Monday, January 22, 2024 by Ethan Huff
New research published in the peer-reviewed Proceedings of the National Academy of Sciences (PNAS) reveals that bottled water may not be as healthy and pure as claimed due to contamination with microplastics.
Researchers from Columbia University and Rutgers University found that the average bottle of water sold at grocery stores contains nearly 250,000 fragments of harmful nanoplastics, which are so small in size that they are invisible to the naked eye.
“For reference, there are 25,400 microns in one inch,” explains The New American‘s Veronika Kyrylenko, noting that nanoplastics are smaller than a micron in size. “A single human hair is about 83 microns wide.”
(Related: Did you know that simply throwing away used plastic is better for the environment than trying to recycle it?)
Related research published last year in The Lancet adds to these latest findings in that it found that microplastics are highly toxic to the human body.
Exposure to micro- and nanoplastics was found to induce deleterious health effects, not the least of which include oxidative stress, inflammation, immune dysfunction, altered biochemical and energy metabolism, impaired cell proliferation, disrupted microbial metabolic pathways, abnormal organ development and carcinogenicity, meaning they cause cancer.
Plastic in general is particularly toxic due to its non-degradable nature. The more plastic a person inadvertently consumes through contaminated food and beverages, the more that plastic accumulates in the body.
Microplastics, which are larger than nanoplastics, tend to accumulate in the blood, heart and lungs of the human body. Detoxifying them is also a challenge, which is why experts increasingly advise the public to avoid plastic bottles and containers as much as possible.
Instead of purchasing plastic water bottles, a person might instead purchase a glass or stainless-steel reusable bottle and fill it up with purified water that was filtered at home. It is also advised to never microwave food or liquids in plastic or Styrofoam containers.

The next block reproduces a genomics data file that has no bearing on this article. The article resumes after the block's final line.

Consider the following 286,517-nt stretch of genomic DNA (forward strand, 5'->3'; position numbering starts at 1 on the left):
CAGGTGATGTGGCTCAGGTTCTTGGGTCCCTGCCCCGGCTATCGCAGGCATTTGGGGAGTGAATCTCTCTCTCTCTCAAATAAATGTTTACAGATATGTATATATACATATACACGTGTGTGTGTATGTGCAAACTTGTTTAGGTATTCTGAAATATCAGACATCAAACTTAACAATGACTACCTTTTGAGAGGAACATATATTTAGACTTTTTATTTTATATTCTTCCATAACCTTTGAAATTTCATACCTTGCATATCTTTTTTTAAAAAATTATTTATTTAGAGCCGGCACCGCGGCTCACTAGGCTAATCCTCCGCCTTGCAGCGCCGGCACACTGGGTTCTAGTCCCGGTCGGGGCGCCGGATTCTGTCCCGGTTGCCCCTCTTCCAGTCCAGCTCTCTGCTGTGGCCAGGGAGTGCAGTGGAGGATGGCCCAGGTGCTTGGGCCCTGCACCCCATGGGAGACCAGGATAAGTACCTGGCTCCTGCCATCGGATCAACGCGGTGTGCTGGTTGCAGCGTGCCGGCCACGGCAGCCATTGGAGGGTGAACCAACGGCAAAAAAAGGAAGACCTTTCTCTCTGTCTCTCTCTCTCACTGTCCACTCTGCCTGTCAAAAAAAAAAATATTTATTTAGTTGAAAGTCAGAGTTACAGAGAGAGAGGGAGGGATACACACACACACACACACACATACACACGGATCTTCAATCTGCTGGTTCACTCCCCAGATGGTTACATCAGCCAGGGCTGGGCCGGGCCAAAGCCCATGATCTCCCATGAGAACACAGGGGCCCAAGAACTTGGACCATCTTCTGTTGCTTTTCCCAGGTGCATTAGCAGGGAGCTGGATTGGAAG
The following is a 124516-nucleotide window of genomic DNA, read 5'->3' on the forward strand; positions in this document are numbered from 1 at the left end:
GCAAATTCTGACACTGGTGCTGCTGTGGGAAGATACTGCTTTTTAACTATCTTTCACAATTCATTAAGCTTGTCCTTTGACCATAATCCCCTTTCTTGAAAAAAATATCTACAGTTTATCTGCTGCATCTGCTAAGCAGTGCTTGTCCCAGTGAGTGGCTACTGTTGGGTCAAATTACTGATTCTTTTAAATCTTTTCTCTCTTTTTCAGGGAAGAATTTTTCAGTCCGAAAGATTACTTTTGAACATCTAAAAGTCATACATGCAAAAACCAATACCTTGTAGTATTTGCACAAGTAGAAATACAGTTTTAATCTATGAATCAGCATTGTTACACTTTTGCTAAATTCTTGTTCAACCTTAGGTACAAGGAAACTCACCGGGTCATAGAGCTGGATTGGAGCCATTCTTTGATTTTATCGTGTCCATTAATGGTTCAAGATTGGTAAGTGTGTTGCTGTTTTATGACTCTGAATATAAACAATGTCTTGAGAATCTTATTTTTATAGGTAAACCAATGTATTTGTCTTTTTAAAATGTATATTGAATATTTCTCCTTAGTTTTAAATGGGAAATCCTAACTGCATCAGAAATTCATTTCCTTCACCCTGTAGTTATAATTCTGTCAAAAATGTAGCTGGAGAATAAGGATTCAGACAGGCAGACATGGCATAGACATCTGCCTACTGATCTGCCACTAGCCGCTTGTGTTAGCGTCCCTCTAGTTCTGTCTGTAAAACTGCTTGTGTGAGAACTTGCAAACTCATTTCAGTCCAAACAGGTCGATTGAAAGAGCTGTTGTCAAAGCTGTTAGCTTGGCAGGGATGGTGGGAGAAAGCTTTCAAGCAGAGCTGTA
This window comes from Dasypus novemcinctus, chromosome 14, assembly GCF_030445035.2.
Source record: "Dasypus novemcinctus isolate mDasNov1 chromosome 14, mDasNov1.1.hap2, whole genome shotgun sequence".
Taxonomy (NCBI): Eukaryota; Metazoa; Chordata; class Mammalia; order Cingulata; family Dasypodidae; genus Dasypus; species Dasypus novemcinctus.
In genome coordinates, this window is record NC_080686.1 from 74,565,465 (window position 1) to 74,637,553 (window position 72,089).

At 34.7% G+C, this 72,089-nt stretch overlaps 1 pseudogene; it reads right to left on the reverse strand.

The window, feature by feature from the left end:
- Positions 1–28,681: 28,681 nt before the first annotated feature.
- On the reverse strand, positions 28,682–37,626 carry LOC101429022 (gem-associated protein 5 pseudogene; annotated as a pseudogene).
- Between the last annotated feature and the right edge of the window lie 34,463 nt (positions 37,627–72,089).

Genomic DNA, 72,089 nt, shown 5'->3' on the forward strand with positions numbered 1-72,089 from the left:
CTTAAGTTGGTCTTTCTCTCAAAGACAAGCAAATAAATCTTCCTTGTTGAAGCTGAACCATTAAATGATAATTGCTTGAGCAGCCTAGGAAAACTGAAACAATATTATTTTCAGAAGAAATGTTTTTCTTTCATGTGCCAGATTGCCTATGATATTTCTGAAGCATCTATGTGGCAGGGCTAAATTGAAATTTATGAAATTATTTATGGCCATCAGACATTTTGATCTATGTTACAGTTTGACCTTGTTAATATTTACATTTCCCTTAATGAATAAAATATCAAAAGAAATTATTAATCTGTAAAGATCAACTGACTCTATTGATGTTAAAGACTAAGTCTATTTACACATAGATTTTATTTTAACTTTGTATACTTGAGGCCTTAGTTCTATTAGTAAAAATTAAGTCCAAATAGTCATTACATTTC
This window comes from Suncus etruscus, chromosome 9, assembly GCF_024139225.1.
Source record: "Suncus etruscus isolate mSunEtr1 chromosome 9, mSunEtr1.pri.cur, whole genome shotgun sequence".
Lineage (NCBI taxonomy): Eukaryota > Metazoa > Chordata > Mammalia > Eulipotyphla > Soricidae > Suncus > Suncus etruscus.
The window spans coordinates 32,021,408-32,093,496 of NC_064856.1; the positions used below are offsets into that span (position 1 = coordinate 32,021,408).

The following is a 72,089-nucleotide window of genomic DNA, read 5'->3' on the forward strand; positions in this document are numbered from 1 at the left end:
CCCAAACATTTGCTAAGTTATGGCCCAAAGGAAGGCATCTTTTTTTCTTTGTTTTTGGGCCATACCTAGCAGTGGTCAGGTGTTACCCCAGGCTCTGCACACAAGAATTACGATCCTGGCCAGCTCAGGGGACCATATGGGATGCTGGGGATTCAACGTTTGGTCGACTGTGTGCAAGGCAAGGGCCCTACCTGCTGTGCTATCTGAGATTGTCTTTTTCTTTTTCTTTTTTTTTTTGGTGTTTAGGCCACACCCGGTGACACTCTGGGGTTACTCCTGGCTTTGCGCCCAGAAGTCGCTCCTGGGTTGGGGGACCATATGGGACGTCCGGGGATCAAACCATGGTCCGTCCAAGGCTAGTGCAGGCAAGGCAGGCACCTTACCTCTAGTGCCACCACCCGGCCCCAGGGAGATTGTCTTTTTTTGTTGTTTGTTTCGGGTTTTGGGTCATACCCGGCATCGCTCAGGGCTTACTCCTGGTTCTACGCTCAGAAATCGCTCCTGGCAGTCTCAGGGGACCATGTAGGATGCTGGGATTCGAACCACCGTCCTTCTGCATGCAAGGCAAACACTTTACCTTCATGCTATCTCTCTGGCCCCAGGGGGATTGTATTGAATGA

The International Bottled Water Association (IBWA), a trade association that represents the bottled water industry, is of course pushing back on all this new research about micro- and nanoplastics.
“Media reports about these particles in drinking water do nothing more than unnecessarily scare consumers,” the IBWA said, urging the public to remain calm and continue drinking bottled water regardless of what the science says.
The IBWA also cited research from the World Health Organization (WHO) claiming that the available evidence is too sparse to draw firm conclusions about the safety of consuming bottled water.
According to the WHO, “no adverse health effects could be drawn” from eating or drinking foods or beverages containing micro- or nanoplastics, a position that the IBWA also holds.
The WHO does, however, admit that pollution from micro- and nanoplastics could still damage human health, including by promoting the growth of toxic microorganisms, also known as “biofilms,” on plastic particles.
“The possibility of enrichment of antimicrobial-resistance genes in MP-associated biofilms and the role of NMP as vectors for pathogens and chemicals should be studied further,” the WHO wrote, calling for more research into the matter.
“Although the limited data provide little evidence that NMP have adverse effects in humans, there is increasing public awareness and an overwhelming consensus among all stakeholders that plastics do not belong in the environment.”
“Looking at photos of UN, climate, WEF meetings, with all the plastic bottled water, it may explain the megalomania the attendees suffer from,” a commenter joked on a story about the new research.
The global food and beverage chain is riddled with plastic contamination. Learn more at Microplastics.news.
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